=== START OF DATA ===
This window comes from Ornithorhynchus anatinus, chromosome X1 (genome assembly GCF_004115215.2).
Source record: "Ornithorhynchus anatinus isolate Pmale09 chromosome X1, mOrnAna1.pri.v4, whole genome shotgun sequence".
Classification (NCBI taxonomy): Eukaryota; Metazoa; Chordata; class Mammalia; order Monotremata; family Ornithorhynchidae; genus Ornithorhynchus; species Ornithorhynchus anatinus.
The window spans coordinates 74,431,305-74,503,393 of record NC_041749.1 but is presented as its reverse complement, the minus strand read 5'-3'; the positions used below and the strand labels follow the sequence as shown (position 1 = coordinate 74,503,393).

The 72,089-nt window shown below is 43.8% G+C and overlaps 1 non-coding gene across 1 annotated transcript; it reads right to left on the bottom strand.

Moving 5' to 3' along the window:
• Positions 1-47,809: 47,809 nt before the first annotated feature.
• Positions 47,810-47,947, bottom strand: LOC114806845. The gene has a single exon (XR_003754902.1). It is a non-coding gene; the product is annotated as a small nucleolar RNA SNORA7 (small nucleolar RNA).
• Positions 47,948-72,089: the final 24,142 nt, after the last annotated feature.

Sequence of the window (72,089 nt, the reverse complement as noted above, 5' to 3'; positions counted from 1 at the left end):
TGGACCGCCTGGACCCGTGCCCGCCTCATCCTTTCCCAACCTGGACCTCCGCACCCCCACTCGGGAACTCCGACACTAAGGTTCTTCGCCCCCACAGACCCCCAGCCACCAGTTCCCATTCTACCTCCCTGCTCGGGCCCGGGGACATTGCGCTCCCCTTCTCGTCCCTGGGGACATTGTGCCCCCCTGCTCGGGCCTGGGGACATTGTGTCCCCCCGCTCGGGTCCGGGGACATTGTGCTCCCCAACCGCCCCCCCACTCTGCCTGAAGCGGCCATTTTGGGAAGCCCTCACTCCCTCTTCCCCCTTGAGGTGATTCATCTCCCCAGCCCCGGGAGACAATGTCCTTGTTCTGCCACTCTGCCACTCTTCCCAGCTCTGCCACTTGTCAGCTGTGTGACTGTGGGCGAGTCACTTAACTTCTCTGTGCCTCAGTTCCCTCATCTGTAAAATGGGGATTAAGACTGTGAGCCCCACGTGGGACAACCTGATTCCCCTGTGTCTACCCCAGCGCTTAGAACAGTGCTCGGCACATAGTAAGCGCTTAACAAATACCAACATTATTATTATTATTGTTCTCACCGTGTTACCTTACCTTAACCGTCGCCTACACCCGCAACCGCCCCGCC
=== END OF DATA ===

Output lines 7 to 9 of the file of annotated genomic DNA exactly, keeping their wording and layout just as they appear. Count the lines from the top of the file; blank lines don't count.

• Positions 1-47,809: 47,809 nt before the first annotated feature.
• Positions 47,810-47,947, bottom strand: LOC114806845. The gene has a single exon (XR_003754902.1). It is a non-coding gene; the product is annotated as a small nucleolar RNA SNORA7 (small nucleolar RNA).
• Positions 47,948-72,089: the final 24,142 nt, after the last annotated feature.